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A Thing of Beauty is a Joy Forever
Coleman Morris Mathews  Clay
Long Serving Members of the Beautification Commission Feted


      All the ladies agreed that it was Generia Honeycutt “Honey” Bowen, wife of long-time Statesboro Mayor William A. “Bill” Bowen, who was instrumental in forming the Statesboro Beautification Commission in 1973. Mrs. Bowen attended South Georgia Teachers College, met and married Bill Bowen and joined the faculty in physical education at Georgia Southern. She was also instrumental in forming the Statesboro/Bulloch County Parks and Recreation Department, the main offices of which bear her name.

      “Honey became very interested in the city after marrying Bill,” related Mrs. Jean Smith Mathews, one of the Commission’s founding members and one of four recently recognized by the mayor and city council for their long service and commitment to enhancing the beauty of Statesboro. Mrs. Mathews was joined in being honored by Mrs. Martha Wilma Simmons Coleman, Mrs. Fay Foy Smith, and Mrs. Helen Proctor Morris Watson. All were given emeritus status on the Commission for their many years of service.

      The Commission was originally appointed by Mayor Bowen with the purpose of “Coordinating, encouraging and promoting efforts on the part of businesses, civic organizations, garden clubs, and citizens to maintain and enhance the beauty and cleanliness of the City of Statesboro.”

      Have you ever admired the blooming dogwood trees along College Boulevard or Park Avenue, standing in a row like young girls dressed in their Sunday finest waiting for the Easter parade? Or have you noticed the beautiful fountain and seasonal plantings at Triangle Park where East Main and Savannah Avenue intersect? These lovely details are what create an ambience for our community, a touch of charm and attractiveness. They are just a few examples of the work of the Statesboro Beautification Commission.

      “The Garden Clubs really wanted it,” said Mrs. Coleman. “We sold roses, shrubs and flowers to enhance the neighborhoods. We put the witch up for the Sallie Zetterower (Elementary School) Fall Carnival, and the Christmas Tree up at the court house.”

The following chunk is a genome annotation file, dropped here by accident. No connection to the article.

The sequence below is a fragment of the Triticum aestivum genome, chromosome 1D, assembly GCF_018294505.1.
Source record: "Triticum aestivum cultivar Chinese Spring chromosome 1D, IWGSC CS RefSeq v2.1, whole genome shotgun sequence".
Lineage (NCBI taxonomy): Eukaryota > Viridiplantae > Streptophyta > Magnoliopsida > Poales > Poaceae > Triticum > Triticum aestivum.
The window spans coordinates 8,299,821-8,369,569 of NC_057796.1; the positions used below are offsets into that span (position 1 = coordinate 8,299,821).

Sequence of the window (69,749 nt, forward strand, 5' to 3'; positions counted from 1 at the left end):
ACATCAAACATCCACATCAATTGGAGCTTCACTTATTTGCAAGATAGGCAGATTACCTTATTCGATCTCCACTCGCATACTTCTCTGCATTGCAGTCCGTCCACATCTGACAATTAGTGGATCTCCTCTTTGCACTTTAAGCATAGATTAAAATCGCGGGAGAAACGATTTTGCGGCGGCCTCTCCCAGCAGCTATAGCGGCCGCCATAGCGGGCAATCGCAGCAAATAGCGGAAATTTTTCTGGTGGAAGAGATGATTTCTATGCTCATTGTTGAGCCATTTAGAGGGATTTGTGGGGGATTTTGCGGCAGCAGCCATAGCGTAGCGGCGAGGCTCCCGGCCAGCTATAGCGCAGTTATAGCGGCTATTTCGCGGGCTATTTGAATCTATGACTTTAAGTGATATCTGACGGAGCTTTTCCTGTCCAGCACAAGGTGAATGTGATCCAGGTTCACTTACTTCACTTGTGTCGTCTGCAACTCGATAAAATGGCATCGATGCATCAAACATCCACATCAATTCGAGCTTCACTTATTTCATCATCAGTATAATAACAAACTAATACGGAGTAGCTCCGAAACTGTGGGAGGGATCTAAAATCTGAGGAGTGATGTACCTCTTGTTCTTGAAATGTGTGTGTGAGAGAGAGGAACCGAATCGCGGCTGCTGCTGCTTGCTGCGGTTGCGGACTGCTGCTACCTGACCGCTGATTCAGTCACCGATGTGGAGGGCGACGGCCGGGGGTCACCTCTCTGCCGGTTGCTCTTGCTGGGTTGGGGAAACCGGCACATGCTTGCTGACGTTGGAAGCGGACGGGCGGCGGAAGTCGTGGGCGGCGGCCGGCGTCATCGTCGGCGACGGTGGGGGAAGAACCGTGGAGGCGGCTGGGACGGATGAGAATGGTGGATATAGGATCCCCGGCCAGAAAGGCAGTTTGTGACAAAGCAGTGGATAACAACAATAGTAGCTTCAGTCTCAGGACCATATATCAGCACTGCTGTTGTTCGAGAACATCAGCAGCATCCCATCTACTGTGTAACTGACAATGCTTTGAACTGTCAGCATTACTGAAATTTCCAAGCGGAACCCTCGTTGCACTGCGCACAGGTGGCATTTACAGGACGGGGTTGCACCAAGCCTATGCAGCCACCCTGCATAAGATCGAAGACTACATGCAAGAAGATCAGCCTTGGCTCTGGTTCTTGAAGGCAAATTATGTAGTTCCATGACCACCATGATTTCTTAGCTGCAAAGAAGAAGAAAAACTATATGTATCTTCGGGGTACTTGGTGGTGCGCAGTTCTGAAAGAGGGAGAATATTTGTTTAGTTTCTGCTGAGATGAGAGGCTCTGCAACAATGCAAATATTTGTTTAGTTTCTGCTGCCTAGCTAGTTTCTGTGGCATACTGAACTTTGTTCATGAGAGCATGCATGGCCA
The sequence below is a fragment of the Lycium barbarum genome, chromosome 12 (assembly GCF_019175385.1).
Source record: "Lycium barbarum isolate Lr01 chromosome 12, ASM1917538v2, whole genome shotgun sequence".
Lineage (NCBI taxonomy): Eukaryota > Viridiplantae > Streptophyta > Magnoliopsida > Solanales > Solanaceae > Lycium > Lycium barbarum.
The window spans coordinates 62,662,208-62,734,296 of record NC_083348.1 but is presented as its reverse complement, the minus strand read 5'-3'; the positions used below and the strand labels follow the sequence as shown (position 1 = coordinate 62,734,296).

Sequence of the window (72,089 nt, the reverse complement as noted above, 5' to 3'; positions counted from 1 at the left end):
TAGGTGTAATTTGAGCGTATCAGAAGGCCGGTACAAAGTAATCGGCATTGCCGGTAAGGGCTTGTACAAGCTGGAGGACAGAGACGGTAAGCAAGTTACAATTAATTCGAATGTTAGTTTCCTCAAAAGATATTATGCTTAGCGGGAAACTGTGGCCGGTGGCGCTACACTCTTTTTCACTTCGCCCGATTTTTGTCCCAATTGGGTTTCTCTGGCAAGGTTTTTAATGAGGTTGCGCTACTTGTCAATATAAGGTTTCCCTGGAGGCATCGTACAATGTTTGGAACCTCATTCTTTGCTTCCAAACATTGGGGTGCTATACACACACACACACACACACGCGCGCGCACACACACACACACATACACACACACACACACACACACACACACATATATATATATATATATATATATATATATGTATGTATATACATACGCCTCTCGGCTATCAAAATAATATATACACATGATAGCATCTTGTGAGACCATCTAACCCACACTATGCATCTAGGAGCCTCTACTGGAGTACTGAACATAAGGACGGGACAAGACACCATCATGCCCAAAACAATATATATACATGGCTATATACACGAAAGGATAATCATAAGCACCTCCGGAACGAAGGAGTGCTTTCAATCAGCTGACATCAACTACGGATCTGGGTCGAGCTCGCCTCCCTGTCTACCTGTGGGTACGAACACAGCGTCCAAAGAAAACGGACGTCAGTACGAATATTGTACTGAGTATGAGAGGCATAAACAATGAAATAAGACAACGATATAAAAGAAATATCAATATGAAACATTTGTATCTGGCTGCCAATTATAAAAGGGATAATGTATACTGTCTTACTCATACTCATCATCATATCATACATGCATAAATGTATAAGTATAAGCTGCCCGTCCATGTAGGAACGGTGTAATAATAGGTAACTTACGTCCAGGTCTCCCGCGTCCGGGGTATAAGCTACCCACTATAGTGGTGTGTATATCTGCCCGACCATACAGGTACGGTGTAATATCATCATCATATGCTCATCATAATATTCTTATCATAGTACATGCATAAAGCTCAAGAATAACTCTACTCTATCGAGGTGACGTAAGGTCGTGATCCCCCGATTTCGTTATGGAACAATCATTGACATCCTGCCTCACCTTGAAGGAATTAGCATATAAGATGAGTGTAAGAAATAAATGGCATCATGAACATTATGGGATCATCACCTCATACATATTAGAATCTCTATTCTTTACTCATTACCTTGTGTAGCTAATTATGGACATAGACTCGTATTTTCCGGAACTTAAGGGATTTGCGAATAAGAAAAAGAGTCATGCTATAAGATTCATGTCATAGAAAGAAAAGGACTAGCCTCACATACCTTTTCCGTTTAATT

Of the four honored by city council, three were founding members of the Commission, Mrs. Mathews, Mrs. Smith, and Mrs. Coleman. “Priss Olliff and Nan Bland were also on the first commission,” said Mrs. Mathews.  

      The ladies described their busy lives of garden club meetings, bridge club, tennis, golf, raising children, attending to church work, volunteering for charity concerns and serving on the Beautification Commission as young wives and mothers. All felt it was an important initiative for the community.

      “We had dogwoods planted on the sidewalks downtown and worked with James Bland to have camellias and azaleas planted at the cemetery,” said Mrs. Mathews.

      In addition to encouraging landscaping, the Commission sponsored the replacement of steel drums with attractive refuse receptacles throughout downtown. They sponsored the erection of new street signs, encouraged the standardization of house numbering, and checked regularly on street sweepings and grass cutting in public areas.

      Some of the goals of the Beautification Commission in the early 1970s are ongoing and just as relevant today as they were 43 years ago: working toward an attractive, safe and functional bike trail; studying the possibility of removing existing utility poles or at least fewer and more attractive poles with newer type lights; and working toward more mini parks throughout the city.

      The Beautification Commission was also proactive in planning and researching improvements for the City of Statesboro. They enlisted and implemented ideas drawn from what other towns were doing successfully and through the help of professionals “toward the end of making changes in design and practices, and additions that will make our city a uniquely attractive place.”

      While the Beautification Commission still researches and plans projects, the City of Statesboro’s Superintendent of Streets and Parks, Robert Seamans, manages the budget and oversees and implements the projects.

      In addition to the four emeritus members, other members of the Commission currently serving are Virginia Anne Franklin Waters, Henry Clay (Chairman), Perry Ann Dean, Sally Ramsey, and Rick Smith.

      “This is an actual commission,” stated Seamans, “the Tree Board and the Beautification Commission fall under the Georgia Municipal Code with ordinances governing their operations.”

      Current projects include the new banners on downtown streetlamps, landscaping the Municipal Court building on West Grady Street, renovating the fountain at Triangle Park, and landscaping for Savannah Avenue. Four commemorative benches have also recently been ordered and will be installed in parks within the city, a fitting way to honor the four emeritus members of the Commission.

      “We served all these years because we appreciate nature and what grows and what adds beauty wherever it is,” said Mrs. Mathews.